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Volume 5 - Opinions of Counsel SBEA No. 103

Opinions of Counsel index

Nonprofit organizations exemption (charitable) (religious) (residence for elderly - Baptist Home of Brooklyn) - Real Property Tax Law, § 421:

The fact that the Legislature, in incorporating the Baptist Home of Brooklyn, has indicated that that organization “shall be entitled to the benefit of the laws relating to charitable institutions” does not in and of itself make the real property of such organization tax exempt. If the property is used for exempt purposes (as defined in Real Property Tax Law, §421), an exemption may be granted provided the other requirements of the statute are also satisfied.

Our opinion has been requested concerning the taxable status of a nursing home being built by the Baptist Home of Brooklyn within the Town of Rhinebeck.

Section 421 (i.e., 420) of the Real Property Tax Law provides an exemption from real property taxation for real property owned by certain nonprofit organizations. The requirements of this section can be summarized as follows:

1. The real property must be owned by a corporation or association organized exclusively for one or more of the purposes listed in section 421;

2. The real property must be used exclusively for carrying out one or more of the purposes for which it is organized, within the ambit of section 421. Any portion of the property not so used is subject to taxation;

3. No officer, member or employee of the organization may be entitled to receive any pecuniary profit from its operations, except a reasonable compensation for his services;

4. No exemption shall be granted if the organization is a guise or a pretense for directly or indirectly making any other pecuniary profit for such organization or any of its members or employees.

When ascertaining whether or not an organization is organized exclusively for exempt purposes, we generally recommend that an assessor examine the organization’s certificate of incorporation as the corporate purpose of the organization will be set forth therein. However, in this case, the Baptist Home of Brooklyn was established by an act of the State Legislature (L.1869, c.144) instead of by means of the State’s corporation laws.

The aforementioned 1869 law states that the object of the organization is to establish within the City of Brooklyn, an institution where the deserving, infirm and needy members of the Baptist churches of that city and of other certain Baptist churches could be provided with a comfortable home, medical care, etc. Section 3 of that act authorized the corporation to purchase and hold real property not exceeding the amount of $200,000.

Chapter 214 of the Laws of 1907 amended section 3 of chapter 144 so as to delete the $200,000 limitation and to indicate that the organization “shall be entitled to the benefit of the laws relating to charitable institutions.”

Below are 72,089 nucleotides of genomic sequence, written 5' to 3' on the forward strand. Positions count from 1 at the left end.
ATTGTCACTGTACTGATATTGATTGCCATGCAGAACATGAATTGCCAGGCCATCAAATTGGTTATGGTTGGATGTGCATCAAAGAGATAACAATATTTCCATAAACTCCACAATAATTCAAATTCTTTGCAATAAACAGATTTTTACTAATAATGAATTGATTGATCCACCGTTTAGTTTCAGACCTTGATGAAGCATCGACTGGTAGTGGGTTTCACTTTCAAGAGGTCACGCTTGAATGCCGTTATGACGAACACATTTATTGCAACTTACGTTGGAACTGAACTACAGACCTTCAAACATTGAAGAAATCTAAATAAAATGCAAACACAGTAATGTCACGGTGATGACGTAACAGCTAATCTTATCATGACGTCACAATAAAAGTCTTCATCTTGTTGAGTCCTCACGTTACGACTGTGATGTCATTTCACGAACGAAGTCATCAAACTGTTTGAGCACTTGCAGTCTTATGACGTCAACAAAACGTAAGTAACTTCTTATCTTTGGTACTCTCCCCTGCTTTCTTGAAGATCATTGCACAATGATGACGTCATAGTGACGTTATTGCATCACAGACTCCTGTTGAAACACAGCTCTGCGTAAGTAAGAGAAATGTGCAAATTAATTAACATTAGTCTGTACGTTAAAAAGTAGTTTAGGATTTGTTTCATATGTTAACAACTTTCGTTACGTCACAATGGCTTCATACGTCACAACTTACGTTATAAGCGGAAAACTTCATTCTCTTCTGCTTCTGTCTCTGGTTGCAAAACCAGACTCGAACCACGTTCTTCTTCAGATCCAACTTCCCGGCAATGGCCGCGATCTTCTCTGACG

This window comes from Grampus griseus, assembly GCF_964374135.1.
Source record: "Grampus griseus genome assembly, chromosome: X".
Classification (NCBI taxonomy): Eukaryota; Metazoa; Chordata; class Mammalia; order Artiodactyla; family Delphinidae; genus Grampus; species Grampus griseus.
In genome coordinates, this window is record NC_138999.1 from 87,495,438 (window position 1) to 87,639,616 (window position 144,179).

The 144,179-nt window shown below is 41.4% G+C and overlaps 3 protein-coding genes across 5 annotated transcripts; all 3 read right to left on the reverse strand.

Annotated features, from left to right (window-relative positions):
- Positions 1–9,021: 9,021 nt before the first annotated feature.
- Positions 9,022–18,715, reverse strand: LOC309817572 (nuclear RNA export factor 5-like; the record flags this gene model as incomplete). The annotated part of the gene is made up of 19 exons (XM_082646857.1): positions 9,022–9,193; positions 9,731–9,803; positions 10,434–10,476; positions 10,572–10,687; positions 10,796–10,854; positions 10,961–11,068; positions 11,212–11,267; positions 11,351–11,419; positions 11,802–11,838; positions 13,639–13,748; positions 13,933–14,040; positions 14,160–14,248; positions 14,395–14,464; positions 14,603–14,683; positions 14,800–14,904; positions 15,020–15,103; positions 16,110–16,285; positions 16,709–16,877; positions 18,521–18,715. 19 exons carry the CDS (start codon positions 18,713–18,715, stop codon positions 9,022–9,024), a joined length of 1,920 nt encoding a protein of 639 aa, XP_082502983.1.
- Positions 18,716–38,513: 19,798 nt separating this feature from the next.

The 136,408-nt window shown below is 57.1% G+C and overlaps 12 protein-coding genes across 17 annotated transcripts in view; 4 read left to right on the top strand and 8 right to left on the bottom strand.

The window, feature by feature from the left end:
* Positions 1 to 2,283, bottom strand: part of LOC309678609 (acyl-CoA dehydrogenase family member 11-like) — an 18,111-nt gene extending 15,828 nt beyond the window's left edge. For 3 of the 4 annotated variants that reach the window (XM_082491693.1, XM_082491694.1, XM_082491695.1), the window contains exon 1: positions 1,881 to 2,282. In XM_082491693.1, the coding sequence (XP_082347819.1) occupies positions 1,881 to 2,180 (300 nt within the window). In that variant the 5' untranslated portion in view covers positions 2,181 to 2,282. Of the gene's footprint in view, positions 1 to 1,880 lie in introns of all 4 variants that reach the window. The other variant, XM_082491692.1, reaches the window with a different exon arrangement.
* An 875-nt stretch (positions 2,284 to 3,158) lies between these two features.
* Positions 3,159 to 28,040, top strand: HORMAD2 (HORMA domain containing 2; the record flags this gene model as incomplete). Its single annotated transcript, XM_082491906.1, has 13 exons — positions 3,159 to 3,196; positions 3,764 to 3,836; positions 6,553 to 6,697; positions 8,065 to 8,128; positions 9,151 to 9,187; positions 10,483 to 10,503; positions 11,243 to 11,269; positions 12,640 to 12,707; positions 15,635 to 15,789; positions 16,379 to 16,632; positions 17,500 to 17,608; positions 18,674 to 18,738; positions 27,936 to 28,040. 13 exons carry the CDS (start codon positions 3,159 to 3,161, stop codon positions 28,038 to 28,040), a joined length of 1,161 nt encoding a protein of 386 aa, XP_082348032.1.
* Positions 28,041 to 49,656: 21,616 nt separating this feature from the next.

In 1969, chapter 684 again amended the 1869 law to indicate that the institution referred to in the act could be established on Long Island instead of within the [former] City of Brooklyn. The following year, the law was again amended (L. 1970, c.595) so as to allow the organization to establish its institution anywhere within the State of New York, and to likewise accept residents for the home from among the entire State’s Baptist church members. Clearly then, the organization is now able to establish its home anywhere within the State of New York, and it has apparently chosen to do so within the Town of Rhinebeck.

From the information submitted, it is impossible for us to definitively state that the organization in question is or is not exempt from real property taxation. For example, the fact that the organization appears to be religiously oriented does not automatically entitle its real property to an exemption pursuant to section 421. We have said:

The operation of a facility for the residency or care of aged persons is not a religious activity. Therefore, the fact that the facility is owned by a church is not determinative of its taxable status, and the critical questions which must be asked are how is the facility operated and what is its primary purpose (3 Op.Counsel SBEA No. 16).

Likewise, the mere fact that the Legislature has indicated that the Baptist Home is entitled to the benefit of the laws enjoyed by charitable organizations does not, in and of itself, finally determine the issue. That is, putting aside the question of the organization’s avowed purposes, no exemption will be granted unless the property is actually used for exempt (e.g. charitable) purposes. Had the Legislature wished to grant exempt status to the home, presumably it would have included a tax exemption in the statute incorporating the organization (see, e.g., charter of Salvation Army (L. 1899, c.468) and discussion thereof in 1 Op.Counsel SBEA No. 21).

November 18, 1976

Updated: